I believe there are three components to solid software development company: products (any artifact basically), processes and people. To become successful, the company must focus on improving each component, but it takes different amount of time and effort to improve each.
Improving a product the company delivers to a customer takes the smallest amount of effort: just fix a bug, and the product has been improved by a little. It is possible to measure both the number of closed issues per unit of time and developer hours. The improvement is obvious, and it takes a great deal of authority to reallocate some effort to improving the other two Ps.
Improving the process requires vision, patience and authority. For example, using a distributed version control is a process improvement, but it might be a scary transition for a team. In the short term it will actually slow down the product work! Common process improvements besides using git or hg are switching to test-driven development, agile planning, continuous build and deployment, measuring complexity metrics and unit test coverage. The most important factor when improving the process I believe is to make the most common and desired system behavior the default. For example, when running unit tests, collect the code coverage by default. Avoid requiring a long number of command line switches to achieve this, because the better process should simplify life, not make it harder.
Finally, improving the people is strictly a long term goal, it is the costliest and fuzziest investment a company can make. Examples are project based interviews, training new developers like you were a loan shark, sending devs to training and conferences, organizing software engineering brown bag lunches and book clubs, shadowing sales teams, open sourcing projects. A big part in improving the people is boosting the team's morale. Make developers feel appreciated by listening to their concerns. Ask yourself: on the next sprint's backlog, how many items were added by the engineers and not the external product owners? If none - the engineers are probably thinking their opinion does not matter!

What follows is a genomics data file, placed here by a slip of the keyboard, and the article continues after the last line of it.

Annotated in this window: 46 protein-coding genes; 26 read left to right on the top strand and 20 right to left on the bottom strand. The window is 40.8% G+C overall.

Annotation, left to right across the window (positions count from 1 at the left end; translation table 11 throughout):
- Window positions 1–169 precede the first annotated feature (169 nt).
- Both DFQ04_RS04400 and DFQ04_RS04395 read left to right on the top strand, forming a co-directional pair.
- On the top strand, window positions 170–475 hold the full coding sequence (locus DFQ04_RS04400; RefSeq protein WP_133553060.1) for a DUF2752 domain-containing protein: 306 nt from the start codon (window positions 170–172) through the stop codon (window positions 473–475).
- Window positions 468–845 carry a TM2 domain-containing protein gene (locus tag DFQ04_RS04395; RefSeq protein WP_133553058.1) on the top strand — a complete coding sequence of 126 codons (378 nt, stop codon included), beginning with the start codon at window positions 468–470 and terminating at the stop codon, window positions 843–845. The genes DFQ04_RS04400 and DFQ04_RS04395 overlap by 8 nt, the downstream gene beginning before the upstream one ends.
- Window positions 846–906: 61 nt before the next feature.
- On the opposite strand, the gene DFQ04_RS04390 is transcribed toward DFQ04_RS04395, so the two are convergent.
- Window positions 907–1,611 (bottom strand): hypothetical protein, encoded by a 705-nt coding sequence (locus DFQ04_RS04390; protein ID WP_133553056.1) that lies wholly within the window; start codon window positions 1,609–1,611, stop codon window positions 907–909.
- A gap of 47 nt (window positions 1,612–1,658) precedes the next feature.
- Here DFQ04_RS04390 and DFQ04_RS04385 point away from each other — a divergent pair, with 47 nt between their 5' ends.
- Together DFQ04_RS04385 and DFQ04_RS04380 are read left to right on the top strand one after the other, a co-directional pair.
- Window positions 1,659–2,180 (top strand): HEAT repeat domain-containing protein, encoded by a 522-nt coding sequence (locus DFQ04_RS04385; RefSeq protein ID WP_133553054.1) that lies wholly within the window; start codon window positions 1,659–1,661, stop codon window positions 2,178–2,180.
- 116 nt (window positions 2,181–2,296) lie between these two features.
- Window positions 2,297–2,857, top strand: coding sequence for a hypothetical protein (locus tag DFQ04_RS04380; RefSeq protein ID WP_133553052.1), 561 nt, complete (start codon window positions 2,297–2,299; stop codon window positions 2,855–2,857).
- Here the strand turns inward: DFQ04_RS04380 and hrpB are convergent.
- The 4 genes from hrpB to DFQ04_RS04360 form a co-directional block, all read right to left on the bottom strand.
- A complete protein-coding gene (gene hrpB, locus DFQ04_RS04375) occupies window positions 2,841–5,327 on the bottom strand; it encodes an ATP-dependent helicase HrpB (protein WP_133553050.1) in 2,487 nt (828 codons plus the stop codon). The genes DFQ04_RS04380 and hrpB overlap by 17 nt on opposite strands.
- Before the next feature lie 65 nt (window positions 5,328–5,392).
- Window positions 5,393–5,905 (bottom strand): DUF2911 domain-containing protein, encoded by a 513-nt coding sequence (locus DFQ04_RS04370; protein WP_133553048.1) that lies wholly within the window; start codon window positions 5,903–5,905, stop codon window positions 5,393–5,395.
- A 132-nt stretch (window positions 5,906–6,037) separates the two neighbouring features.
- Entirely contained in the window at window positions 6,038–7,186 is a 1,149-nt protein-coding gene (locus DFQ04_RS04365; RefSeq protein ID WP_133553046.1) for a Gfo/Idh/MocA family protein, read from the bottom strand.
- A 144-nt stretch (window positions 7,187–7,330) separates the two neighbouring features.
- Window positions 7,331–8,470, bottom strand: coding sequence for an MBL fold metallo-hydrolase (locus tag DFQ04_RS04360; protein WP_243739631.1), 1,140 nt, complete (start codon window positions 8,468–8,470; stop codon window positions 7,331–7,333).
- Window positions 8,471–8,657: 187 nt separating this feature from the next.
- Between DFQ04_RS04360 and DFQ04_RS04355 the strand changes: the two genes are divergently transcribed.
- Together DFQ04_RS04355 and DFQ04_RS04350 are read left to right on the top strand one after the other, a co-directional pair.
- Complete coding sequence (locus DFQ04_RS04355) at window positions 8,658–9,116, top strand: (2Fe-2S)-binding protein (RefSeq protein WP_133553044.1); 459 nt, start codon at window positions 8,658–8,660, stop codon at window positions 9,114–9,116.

In the long term, the productivity order is reversed. Invest in people, and they will improve the process, which will drastically improve the product.
I have looked through my blog entries, and split posts into these three categories. There are more entries concerning specific products than processes, and there are only few posts about improving people. For example, this post is about improvement process; it is in the process category.